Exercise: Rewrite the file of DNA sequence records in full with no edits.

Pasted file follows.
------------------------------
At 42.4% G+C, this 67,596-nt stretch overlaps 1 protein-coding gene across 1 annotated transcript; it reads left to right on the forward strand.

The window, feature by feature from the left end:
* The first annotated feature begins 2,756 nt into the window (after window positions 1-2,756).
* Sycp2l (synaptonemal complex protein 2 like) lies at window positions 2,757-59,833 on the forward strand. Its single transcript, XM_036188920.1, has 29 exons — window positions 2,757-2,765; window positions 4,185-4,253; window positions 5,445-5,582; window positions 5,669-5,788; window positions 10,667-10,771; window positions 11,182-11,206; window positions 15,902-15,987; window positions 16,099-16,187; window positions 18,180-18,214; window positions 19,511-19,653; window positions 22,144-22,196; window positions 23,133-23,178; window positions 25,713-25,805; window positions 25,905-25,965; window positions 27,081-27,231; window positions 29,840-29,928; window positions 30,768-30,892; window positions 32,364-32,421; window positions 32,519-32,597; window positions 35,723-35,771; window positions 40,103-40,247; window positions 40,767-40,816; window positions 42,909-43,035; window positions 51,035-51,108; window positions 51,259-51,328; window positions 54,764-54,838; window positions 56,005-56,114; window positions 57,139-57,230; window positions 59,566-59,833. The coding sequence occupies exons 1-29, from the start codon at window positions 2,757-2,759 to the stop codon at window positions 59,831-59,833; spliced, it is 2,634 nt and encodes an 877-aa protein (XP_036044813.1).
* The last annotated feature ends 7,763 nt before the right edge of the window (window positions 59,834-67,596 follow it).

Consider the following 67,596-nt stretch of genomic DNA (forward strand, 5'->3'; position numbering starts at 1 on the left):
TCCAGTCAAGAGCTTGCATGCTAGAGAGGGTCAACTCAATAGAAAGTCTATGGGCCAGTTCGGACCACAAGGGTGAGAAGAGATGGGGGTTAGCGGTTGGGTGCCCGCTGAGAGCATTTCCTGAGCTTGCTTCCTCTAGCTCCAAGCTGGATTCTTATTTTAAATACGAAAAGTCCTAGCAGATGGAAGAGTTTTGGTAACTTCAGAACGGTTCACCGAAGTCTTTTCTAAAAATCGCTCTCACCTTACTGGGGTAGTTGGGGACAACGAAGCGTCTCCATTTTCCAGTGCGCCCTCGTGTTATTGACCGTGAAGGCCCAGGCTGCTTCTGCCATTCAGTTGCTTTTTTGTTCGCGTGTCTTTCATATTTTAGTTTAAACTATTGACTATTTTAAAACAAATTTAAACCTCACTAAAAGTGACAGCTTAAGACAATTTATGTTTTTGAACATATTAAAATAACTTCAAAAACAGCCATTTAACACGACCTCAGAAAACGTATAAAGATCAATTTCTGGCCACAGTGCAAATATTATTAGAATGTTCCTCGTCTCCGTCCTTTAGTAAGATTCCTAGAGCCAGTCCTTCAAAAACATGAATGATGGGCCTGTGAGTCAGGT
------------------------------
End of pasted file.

At 42.4% G+C, this 67,596-nt stretch overlaps 1 protein-coding gene across 1 annotated transcript; it reads left to right on the forward strand.

The window, feature by feature from the left end:
* The first annotated feature begins 2,756 nt into the window (after window positions 1-2,756).
* Sycp2l (synaptonemal complex protein 2 like) lies at window positions 2,757-59,833 on the forward strand. Its single transcript, XM_036188920.1, has 29 exons — window positions 2,757-2,765; window positions 4,185-4,253; window positions 5,445-5,582; window positions 5,669-5,788; window positions 10,667-10,771; window positions 11,182-11,206; window positions 15,902-15,987; window positions 16,099-16,187; window positions 18,180-18,214; window positions 19,511-19,653; window positions 22,144-22,196; window positions 23,133-23,178; window positions 25,713-25,805; window positions 25,905-25,965; window positions 27,081-27,231; window positions 29,840-29,928; window positions 30,768-30,892; window positions 32,364-32,421; window positions 32,519-32,597; window positions 35,723-35,771; window positions 40,103-40,247; window positions 40,767-40,816; window positions 42,909-43,035; window positions 51,035-51,108; window positions 51,259-51,328; window positions 54,764-54,838; window positions 56,005-56,114; window positions 57,139-57,230; window positions 59,566-59,833. The coding sequence occupies exons 1-29, from the start codon at window positions 2,757-2,759 to the stop codon at window positions 59,831-59,833; spliced, it is 2,634 nt and encodes an 877-aa protein (XP_036044813.1).
* The last annotated feature ends 7,763 nt before the right edge of the window (window positions 59,834-67,596 follow it).

Consider the following 67,596-nt stretch of genomic DNA (forward strand, 5'->3'; position numbering starts at 1 on the left):
TCCAGTCAAGAGCTTGCATGCTAGAGAGGGTCAACTCAATAGAAAGTCTATGGGCCAGTTCGGACCACAAGGGTGAGAAGAGATGGGGGTTAGCGGTTGGGTGCCCGCTGAGAGCATTTCCTGAGCTTGCTTCCTCTAGCTCCAAGCTGGATTCTTATTTTAAATACGAAAAGTCCTAGCAGATGGAAGAGTTTTGGTAACTTCAGAACGGTTCACCGAAGTCTTTTCTAAAAATCGCTCTCACCTTACTGGGGTAGTTGGGGACAACGAAGCGTCTCCATTTTCCAGTGCGCCCTCGTGTTATTGACCGTGAAGGCCCAGGCTGCTTCTGCCATTCAGTTGCTTTTTTGTTCGCGTGTCTTTCATATTTTAGTTTAAACTATTGACTATTTTAAAACAAATTTAAACCTCACTAAAAGTGACAGCTTAAGACAATTTATGTTTTTGAACATATTAAAATAACTTCAAAAACAGCCATTTAACACGACCTCAGAAAACGTATAAAGATCAATTTCTGGCCACAGTGCAAATATTATTAGAATGTTCCTCGTCTCCGTCCTTTAGTAAGATTCCTAGAGCCAGTCCTTCAAAAACATGAATGATGGGCCTGTGAGTCAGGT